Review: The Rivals For Catan

By Dave Neumann 09 Jul 2013 0
Be it ever so humble... Be it ever so humble...

In the evolving world of digital board games, there seems to be two camps. The first camp are looking for something more akin to a video game; something like Warhammer Quest that uses the power of the hardware to open up the gaming space. The other group wants apps that resemble digital cardboard. Make the game look exactly like the one on my table. What both groups agree on is that the app's gameplay must remain consistent with its real world cousin.

Rivals for Catan definitely falls in the second group. Here is a digital recreation that retains all of Rival's great strategic decisions and feeling of building something from scratch while copying the physical version almost bit for virtual bit.

Rivals for Catan puts each player in charge of their own principality consisting of cards that represent Settlements, Cities and Roads as well as their surrounding Regions. These regions contain resources (Sheep, Wood, etc.) which allow you to build more Roads, Settlements, Cities and, more interestingly, fill your Settlements and Cities with buildings, ships and heroes that give you special abilities throughout the game. The way the cards are laid on the playing surface is an ingenious bit of design, creating a little civilization that is intuitive to expand. Each turn, dice are rolled and resources are gained.

I would love to know what resources I currently had before I selected... Ok, now was 2 my brick, or my sheep? What was 4 again? Let me just look...oh, f*@!%.

What makes the game more interesting are the decks of cards that will fill your hand during the game. These consist of buildings, heroes and trade ships which all grant you different abilities throughout the game. These cards tend to give Rivals of Catan a bit of a CCG feel, where you’re looking for good combos to match previously played cards as well as new resource regions you’ve uncovered.

The game includes a basic game with limited cards, but also includes the ability to add up to 3 different theme decks which change the game drastically. They add so much replayability and strategy that, once you’ve got the basic game figured out, I can’t imagine not playing with the theme decks. I’ve been playing the “Duel of Princes” variant, which allows play with every card in the game at once.

Everything in the game itself works great, and if you like the Rivals of Catan card game, you will love this interpretation. If you’ve never played Rivals of Catan, you might need some hand-holding. The tutorial is sub-par. In fact, I would say that it’s rotten. I needed to find the rules online and read them as I played before I got the hang of what was going on. The game isn’t that difficult, however, so wrapping your head around everything isn’t as hard as it first appears.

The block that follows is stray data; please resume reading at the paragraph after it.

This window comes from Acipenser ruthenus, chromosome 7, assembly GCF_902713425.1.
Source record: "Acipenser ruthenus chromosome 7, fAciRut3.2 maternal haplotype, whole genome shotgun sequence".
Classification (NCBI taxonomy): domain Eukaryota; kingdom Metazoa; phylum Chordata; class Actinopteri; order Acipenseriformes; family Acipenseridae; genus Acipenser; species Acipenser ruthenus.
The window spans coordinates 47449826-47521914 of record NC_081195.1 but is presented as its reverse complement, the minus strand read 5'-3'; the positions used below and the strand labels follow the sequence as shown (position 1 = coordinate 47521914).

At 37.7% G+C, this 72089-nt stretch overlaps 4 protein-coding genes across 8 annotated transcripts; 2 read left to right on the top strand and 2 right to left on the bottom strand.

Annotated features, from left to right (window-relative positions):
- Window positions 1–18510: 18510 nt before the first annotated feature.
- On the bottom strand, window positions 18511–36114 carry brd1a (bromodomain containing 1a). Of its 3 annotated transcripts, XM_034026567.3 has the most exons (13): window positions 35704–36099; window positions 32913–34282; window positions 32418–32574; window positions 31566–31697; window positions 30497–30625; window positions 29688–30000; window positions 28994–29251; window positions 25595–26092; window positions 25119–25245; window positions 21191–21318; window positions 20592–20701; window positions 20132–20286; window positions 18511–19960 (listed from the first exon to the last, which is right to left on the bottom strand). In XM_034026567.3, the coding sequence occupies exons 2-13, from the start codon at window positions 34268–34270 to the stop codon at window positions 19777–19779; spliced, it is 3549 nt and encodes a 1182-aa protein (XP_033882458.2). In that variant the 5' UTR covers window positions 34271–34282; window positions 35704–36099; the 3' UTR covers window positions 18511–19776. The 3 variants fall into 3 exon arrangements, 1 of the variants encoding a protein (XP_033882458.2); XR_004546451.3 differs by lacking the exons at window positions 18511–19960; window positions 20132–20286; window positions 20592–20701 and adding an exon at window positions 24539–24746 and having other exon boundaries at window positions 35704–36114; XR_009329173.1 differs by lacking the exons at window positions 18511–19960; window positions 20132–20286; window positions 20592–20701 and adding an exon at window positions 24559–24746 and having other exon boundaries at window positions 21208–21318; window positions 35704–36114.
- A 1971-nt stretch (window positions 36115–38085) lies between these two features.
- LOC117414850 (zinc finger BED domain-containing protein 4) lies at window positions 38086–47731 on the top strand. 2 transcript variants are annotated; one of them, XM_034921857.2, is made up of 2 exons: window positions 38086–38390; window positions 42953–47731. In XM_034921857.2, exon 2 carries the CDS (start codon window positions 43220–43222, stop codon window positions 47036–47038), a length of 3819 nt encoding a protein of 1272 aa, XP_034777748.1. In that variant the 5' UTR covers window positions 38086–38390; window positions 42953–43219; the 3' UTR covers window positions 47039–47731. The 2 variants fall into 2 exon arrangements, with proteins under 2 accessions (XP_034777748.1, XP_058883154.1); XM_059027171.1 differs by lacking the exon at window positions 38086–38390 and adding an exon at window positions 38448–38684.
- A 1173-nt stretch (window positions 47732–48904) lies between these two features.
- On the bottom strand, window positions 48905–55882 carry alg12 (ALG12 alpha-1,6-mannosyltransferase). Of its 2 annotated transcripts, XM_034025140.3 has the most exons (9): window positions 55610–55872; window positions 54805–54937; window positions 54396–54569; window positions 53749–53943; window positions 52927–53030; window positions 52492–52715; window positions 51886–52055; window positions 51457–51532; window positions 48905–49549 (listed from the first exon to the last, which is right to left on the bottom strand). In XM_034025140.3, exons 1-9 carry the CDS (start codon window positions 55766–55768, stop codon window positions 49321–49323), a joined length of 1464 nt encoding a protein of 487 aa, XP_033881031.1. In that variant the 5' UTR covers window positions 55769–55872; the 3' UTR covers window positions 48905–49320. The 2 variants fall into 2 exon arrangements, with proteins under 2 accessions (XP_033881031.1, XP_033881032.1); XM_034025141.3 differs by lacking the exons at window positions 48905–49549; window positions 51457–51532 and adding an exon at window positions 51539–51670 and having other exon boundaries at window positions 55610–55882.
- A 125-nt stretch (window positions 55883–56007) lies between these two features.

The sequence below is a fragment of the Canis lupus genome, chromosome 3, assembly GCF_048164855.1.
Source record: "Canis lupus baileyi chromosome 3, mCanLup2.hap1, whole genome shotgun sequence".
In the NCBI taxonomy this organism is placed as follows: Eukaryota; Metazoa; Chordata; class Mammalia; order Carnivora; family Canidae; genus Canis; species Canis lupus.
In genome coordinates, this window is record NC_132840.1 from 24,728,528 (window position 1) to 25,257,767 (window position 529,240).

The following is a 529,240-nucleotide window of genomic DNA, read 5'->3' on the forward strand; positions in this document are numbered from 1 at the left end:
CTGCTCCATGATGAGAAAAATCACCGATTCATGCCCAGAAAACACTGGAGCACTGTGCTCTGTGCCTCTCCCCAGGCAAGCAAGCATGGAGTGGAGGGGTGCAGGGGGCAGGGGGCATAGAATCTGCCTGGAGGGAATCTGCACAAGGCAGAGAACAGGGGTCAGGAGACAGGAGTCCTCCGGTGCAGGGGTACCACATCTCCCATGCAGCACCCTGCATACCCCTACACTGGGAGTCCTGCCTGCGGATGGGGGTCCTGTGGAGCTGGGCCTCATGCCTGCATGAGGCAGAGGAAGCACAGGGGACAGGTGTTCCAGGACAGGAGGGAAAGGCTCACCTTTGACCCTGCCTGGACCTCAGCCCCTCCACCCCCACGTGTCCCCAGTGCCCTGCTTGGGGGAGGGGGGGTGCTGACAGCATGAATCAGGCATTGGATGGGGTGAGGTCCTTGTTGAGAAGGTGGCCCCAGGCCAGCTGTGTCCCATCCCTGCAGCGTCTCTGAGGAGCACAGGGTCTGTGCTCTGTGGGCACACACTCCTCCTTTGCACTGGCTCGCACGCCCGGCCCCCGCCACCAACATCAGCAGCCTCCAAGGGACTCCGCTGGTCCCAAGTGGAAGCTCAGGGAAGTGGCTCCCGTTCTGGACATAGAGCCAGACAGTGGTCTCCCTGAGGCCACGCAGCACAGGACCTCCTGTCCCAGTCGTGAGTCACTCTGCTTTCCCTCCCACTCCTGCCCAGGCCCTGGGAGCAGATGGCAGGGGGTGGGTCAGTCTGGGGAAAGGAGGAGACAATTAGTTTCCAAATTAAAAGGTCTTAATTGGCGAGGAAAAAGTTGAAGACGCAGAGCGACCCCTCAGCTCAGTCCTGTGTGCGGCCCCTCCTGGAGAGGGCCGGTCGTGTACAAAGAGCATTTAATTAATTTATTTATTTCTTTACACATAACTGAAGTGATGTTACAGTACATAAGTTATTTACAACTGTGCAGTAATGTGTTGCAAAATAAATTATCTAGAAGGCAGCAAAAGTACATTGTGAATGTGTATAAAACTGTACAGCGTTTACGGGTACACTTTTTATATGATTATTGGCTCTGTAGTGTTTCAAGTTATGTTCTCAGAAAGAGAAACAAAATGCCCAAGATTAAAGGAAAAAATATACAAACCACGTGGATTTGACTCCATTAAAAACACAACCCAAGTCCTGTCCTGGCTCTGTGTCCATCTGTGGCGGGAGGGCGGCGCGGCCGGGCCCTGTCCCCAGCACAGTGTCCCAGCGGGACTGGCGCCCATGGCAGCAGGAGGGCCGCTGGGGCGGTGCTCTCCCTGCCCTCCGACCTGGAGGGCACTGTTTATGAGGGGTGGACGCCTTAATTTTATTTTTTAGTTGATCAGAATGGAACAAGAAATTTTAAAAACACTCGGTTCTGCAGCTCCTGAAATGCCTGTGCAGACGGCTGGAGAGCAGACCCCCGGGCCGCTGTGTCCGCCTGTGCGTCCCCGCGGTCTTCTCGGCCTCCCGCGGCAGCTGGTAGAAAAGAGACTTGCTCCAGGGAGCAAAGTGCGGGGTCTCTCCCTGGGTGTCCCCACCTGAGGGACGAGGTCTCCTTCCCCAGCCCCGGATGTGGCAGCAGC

As mentioned, the game stays close to its cardboard roots but where it deviates, things start to go sour. For example, the cards all look like the cards from the physical game. They are square and contain the same artwork. What they don’t show is what resources are necessary to build them unless you click on them, which adds a layer of opaqueness that wasn’t necessary. In the card game, regions have different numbers of resources on each side and the card is rotated to show how many of each you have. This doesn’t exist in this game, the icons are replaced by a number, but the cards now needlessly rotate when you collect or spend resources. It’s a silly bit of UI puffery that does nothing in the digital version other than waste time.

By the ship's kobold, where's my Undo button? By the ship's kobold, where's my Undo button?

Other UI choices are bad as well. There are cards that allow you to choose resources, but the dialog box covers up your principality so you cannot see what resources you currently have. When your opponent gains resources on your turn, a large dialog stating that it’s your opponent’s turn covers the screen which can be really confusing for new players. In all, there are a lot of dialog boxes that open and need you to tap them to close. This makes turns take much longer than they need to. The lack of an Undo feature can be crippling, and forces you to be incredibly careful before you make any moves. This is doubly problematic when you can't see your resources due to a dialog window.

Multiplayer is the other failure of the game. Only real time multiplayer is available which hurts those of us who only have time for a turn here and there during the day. The game turns can be longer in Rivals of Catan, as you can play as much as you can afford each turn, so an asynchronous game seems to make sense.

So what we have is a brilliant game marred by some ill-considered design choices. None of those choices ruin the game, but they do distract from what could have been another top-notch board game port. In the end, I liked this app so much I ended up buying the physical game so I could play it with my kids. That's something I can't say about other highly rated apps on my iPad.

The game was played on the iPad 2 and iPhone 5 for this review.

Review: The Rivals For Catan

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